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The Fourth Moscow Conference,[1] also Tolstoy Conference for its code name Tolstoy, was a meeting in Moscow between Churchill and Stalin from October 9 to October 19, 1944.

Churchill made a secret proposal on a scrap of paper dividing post-war Europe into Western and Soviet spheres of influence, as follows: recognition of Soviet interests in Poland; the Soviet Union would control 90% of Romania and 75% of Hungary and Bulgaria; the West would control 90% of Greece; Yugoslavia would be split 50-50. Stalin examined the scrap of paper and pondered it for a moment, then wrote a large check in blue pencil and handed it back to Churchill. Churchill commented: "Might it not be thought rather cynical if it seemed we had disposed of such issues, so fateful to millions of people, in such an offhand manner? Let us burn the paper." Stalin counseled, however, to save the historic scrap of paper. Churchill called the scrap of paper a "naughty document,"[2] which came to be known as the "Percentages agreement." There were no Americans present and Churchill did not tell any Americans about the percentages proposal. Harriman was not present but later heard about it from the Soviets. The U.S. never indicated agreement with it. The proposed percentage division was never mentioned at Yalta or other meetings.[3] Leffler states that it "confirmed that Eastern Europe, initially at least, would lie within the sphere of influence of the Soviet Union." [4] However British historian Andrew Roberts states:

the Second Moscow Conference was not able to resolve major issues and Eastern Europe, and when Churchill did complete his percentages deal with Stalin, it was not ratified by the Americans.[5]

Stalin agreed that the Soviet Union will enter war against Japan, and the British agreed to return to the Soviet Union all former Soviet citizens who had been liberated from the Germans.[6]


Representatives presentEdit

The chief representatives for the Soviet Union at the conference were Joseph Stalin, the Soviet leader, and Vyacheslav Molotov the Soviet foreign minister. The United Kingdom principal representatives were Winston Churchill, the British Prime Minister and the British Foreign Secretary Anthony Eden. The United Kingdom CIGS, Field Marshal Sir Alan Brooke was also present as were the United States ambassador to Moscow, Averell Harriman, and General John R. Deane, head of the United States Military Mission in Moscow as observers. Also at the conference were delegations from both the London-based Polish government in Exile and Provisional Polish communist government based in Lublin.[7][8]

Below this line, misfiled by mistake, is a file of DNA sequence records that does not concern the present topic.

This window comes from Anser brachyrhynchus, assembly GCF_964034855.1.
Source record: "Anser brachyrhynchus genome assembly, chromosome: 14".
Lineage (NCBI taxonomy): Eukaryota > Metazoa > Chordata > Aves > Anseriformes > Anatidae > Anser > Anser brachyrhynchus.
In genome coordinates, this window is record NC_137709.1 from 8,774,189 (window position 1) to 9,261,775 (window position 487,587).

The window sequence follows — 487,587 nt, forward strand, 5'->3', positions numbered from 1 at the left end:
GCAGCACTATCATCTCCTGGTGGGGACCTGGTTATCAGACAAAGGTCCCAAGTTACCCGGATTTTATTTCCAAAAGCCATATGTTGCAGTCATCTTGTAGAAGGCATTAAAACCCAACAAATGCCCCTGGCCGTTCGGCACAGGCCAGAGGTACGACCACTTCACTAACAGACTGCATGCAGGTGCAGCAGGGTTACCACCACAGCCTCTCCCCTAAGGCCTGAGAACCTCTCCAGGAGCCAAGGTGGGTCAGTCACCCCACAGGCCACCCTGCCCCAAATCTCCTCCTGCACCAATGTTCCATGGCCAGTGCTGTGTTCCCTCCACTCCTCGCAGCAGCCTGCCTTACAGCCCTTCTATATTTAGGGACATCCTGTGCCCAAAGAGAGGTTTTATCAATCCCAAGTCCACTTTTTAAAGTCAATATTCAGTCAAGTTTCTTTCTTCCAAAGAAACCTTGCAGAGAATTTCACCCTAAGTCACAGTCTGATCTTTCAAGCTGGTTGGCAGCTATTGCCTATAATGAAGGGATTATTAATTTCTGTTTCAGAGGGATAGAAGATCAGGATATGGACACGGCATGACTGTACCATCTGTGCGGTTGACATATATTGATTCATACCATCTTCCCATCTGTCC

See alsoEdit


  1. ^ Some British sources call this the Second Moscow Conference as it was the second time Churchill and Stalin had met at a conference in Moscow. The previous time was for the 1942 Conference (see Fact File : Second Moscow Conference 9 to 19 October 1944 Archived 20 August 2010 at the Wayback Machine BBC)
  2. ^ "The Untold History of the United States," Stone, Oliver and Kuznick, Peter (Gallery Books, 2012), page 114, citing "The Second World War Triumph and Tragedy," Churchill, Winston, 1953, pages 227-228, and "Modern Times: The World from the Twenties to the Nineties, Johnson, Paul (New York: Perennial, 2001), page 434
  3. ^ Siracusa, "The Night Stalin and Churchill Divided Europe: The View from Washington".
  4. ^ Melvyn Leffler, Cambridge History of the Cold War: Volume 1 (Cambridge University Press, 2012), p. 175
  5. ^ Andrew Roberts (2009). Masters and Commanders: The Military Geniuses Who Led The West To Victory In World War II. p. 527.
  6. ^ Tolstoy, Nikolai. The Secret Betrayal. Charles Scribner' Sons (1977). p. 75. ISBN 0-684-15635-0.
  7. ^ Fact File : Second Moscow Conference 9 to 19 October 1944 Archived 20 August 2010 at the Wayback Machine BBC
  8. ^ Stanly Smith Part 1: The Polish Government: Could Churchill have done more to save Poland from Communism?

Further readingEdit

  • Ehrman, John (1956). Grand Strategy Volume VI, October 1944-August 1945. London: HMSO (British official history). pp. 213–219.
  • Resis, Albert. "The Churchill-Stalin Secret 'Percentages' Agreement on the Balkans, Moscow, October 1944." American Historical Review 83.2 (1978): 368-387. online
  • Siracusa, Joseph M. "The Meaning of TOLSTOY: Churchill, Stalin, And The Balkans Moscow, October 1944." Diplomatic History 3#4 (1979): 443-444. includes British minutes; online
  • Siracusa, Joseph M. "The Night Stalin and Churchill Divided Europe: The View from Washington." Review of Politics 43#3 (1981): 381-409. online